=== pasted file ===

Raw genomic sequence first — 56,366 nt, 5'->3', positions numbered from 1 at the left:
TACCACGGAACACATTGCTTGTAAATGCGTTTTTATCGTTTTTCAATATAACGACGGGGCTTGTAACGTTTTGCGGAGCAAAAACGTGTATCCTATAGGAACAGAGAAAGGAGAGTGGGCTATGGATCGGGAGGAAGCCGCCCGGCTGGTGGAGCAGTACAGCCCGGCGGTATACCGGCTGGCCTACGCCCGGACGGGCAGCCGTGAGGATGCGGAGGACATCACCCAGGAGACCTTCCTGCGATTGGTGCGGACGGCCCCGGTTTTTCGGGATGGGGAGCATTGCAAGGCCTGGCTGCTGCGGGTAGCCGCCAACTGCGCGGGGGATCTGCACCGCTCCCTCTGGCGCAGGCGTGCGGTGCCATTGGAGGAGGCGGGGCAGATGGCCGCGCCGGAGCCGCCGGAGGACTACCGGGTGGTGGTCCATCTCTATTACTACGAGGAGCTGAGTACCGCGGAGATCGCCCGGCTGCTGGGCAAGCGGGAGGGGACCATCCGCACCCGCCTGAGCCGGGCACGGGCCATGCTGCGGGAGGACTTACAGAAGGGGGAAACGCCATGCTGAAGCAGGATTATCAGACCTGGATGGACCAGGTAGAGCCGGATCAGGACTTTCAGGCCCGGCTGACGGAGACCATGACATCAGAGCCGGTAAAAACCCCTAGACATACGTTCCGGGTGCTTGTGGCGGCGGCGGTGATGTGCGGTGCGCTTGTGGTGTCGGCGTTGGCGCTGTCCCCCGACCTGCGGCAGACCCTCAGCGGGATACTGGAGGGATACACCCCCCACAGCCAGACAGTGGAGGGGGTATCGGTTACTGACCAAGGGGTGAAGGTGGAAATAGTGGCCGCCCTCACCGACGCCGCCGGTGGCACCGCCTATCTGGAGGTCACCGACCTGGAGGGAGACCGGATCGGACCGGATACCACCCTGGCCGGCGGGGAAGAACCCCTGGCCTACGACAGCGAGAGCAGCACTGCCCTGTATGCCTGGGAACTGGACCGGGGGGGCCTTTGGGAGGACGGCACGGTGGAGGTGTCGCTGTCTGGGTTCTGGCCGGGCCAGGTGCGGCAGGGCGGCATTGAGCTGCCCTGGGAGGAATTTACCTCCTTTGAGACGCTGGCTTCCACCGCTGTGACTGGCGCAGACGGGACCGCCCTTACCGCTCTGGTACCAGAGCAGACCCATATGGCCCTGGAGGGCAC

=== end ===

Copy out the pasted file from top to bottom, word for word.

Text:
Raw genomic sequence first — 56,366 nt, 5'->3', positions numbered from 1 at the left:
TACCACGGAACACATTGCTTGTAAATGCGTTTTTATCGTTTTTCAATATAACGACGGGGCTTGTAACGTTTTGCGGAGCAAAAACGTGTATCCTATAGGAACAGAGAAAGGAGAGTGGGCTATGGATCGGGAGGAAGCCGCCCGGCTGGTGGAGCAGTACAGCCCGGCGGTATACCGGCTGGCCTACGCCCGGACGGGCAGCCGTGAGGATGCGGAGGACATCACCCAGGAGACCTTCCTGCGATTGGTGCGGACGGCCCCGGTTTTTCGGGATGGGGAGCATTGCAAGGCCTGGCTGCTGCGGGTAGCCGCCAACTGCGCGGGGGATCTGCACCGCTCCCTCTGGCGCAGGCGTGCGGTGCCATTGGAGGAGGCGGGGCAGATGGCCGCGCCGGAGCCGCCGGAGGACTACCGGGTGGTGGTCCATCTCTATTACTACGAGGAGCTGAGTACCGCGGAGATCGCCCGGCTGCTGGGCAAGCGGGAGGGGACCATCCGCACCCGCCTGAGCCGGGCACGGGCCATGCTGCGGGAGGACTTACAGAAGGGGGAAACGCCATGCTGAAGCAGGATTATCAGACCTGGATGGACCAGGTAGAGCCGGATCAGGACTTTCAGGCCCGGCTGACGGAGACCATGACATCAGAGCCGGTAAAAACCCCTAGACATACGTTCCGGGTGCTTGTGGCGGCGGCGGTGATGTGCGGTGCGCTTGTGGTGTCGGCGTTGGCGCTGTCCCCCGACCTGCGGCAGACCCTCAGCGGGATACTGGAGGGATACACCCCCCACAGCCAGACAGTGGAGGGGGTATCGGTTACTGACCAAGGGGTGAAGGTGGAAATAGTGGCCGCCCTCACCGACGCCGCCGGTGGCACCGCCTATCTGGAGGTCACCGACCTGGAGGGAGACCGGATCGGACCGGATACCACCCTGGCCGGCGGGGAAGAACCCCTGGCCTACGACAGCGAGAGCAGCACTGCCCTGTATGCCTGGGAACTGGACCGGGGGGGCCTTTGGGAGGACGGCACGGTGGAGGTGTCGCTGTCTGGGTTCTGGCCGGGCCAGGTGCGGCAGGGCGGCATTGAGCTGCCCTGGGAGGAATTTACCTCCTTTGAGACGCTGGCTTCCACCGCTGTGACTGGCGCAGACGGGACCGCCCTTACCGCTCTGGTACCAGAGCAGACCCATATGGCCCTGGAGGGCAC